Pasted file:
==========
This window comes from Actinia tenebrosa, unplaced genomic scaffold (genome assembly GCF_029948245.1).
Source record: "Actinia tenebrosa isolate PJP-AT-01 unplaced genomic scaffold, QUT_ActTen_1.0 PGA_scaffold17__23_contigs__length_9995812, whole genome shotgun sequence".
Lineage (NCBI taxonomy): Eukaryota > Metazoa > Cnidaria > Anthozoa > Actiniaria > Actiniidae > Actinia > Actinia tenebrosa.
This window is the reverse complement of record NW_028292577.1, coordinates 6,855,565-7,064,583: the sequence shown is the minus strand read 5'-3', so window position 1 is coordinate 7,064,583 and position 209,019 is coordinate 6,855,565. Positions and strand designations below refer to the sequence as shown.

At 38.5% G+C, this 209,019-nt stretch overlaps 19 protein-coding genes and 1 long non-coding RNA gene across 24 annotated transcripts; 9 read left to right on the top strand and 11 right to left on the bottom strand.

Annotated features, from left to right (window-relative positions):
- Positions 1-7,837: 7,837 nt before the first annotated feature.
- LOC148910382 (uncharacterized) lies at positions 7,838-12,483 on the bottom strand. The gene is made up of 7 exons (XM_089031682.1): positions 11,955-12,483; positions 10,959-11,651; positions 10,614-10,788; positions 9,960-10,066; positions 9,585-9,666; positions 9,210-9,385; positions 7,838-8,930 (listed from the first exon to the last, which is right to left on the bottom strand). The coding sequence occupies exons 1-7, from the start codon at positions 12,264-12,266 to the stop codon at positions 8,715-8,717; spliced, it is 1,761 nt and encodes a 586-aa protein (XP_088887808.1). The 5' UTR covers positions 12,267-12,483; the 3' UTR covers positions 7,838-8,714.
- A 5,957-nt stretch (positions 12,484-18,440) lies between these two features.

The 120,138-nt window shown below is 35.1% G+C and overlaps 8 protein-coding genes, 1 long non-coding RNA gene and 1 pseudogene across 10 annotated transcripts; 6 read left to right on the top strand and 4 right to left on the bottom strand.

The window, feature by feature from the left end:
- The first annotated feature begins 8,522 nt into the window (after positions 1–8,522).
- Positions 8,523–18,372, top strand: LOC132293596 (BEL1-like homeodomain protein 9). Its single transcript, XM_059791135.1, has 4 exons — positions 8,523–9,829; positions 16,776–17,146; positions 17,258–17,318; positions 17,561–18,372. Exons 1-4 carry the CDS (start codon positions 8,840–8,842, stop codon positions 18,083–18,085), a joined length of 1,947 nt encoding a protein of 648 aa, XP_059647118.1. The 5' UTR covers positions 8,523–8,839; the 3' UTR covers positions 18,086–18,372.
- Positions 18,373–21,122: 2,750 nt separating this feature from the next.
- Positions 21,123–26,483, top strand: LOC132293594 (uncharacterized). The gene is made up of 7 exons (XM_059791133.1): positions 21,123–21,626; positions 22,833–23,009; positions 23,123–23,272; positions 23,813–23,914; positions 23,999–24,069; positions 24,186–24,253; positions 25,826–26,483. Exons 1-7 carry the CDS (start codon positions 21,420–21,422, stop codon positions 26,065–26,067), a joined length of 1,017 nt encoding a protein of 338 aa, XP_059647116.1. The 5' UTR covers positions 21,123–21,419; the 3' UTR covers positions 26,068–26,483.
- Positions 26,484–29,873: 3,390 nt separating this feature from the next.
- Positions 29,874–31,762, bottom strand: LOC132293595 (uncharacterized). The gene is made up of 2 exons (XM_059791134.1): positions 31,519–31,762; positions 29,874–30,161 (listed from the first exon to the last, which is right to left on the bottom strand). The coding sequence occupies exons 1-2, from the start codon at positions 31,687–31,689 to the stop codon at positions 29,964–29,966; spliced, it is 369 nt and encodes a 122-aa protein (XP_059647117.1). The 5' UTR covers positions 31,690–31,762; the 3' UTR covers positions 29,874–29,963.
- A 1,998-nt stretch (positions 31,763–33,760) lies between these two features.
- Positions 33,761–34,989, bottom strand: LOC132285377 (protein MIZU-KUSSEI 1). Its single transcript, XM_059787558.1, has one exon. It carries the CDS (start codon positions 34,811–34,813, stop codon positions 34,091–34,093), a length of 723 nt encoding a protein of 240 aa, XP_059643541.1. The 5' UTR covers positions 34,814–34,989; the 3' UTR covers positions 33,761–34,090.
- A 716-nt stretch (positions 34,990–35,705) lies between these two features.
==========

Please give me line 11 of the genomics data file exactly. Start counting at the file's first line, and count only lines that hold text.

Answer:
The window, feature by feature from the left end: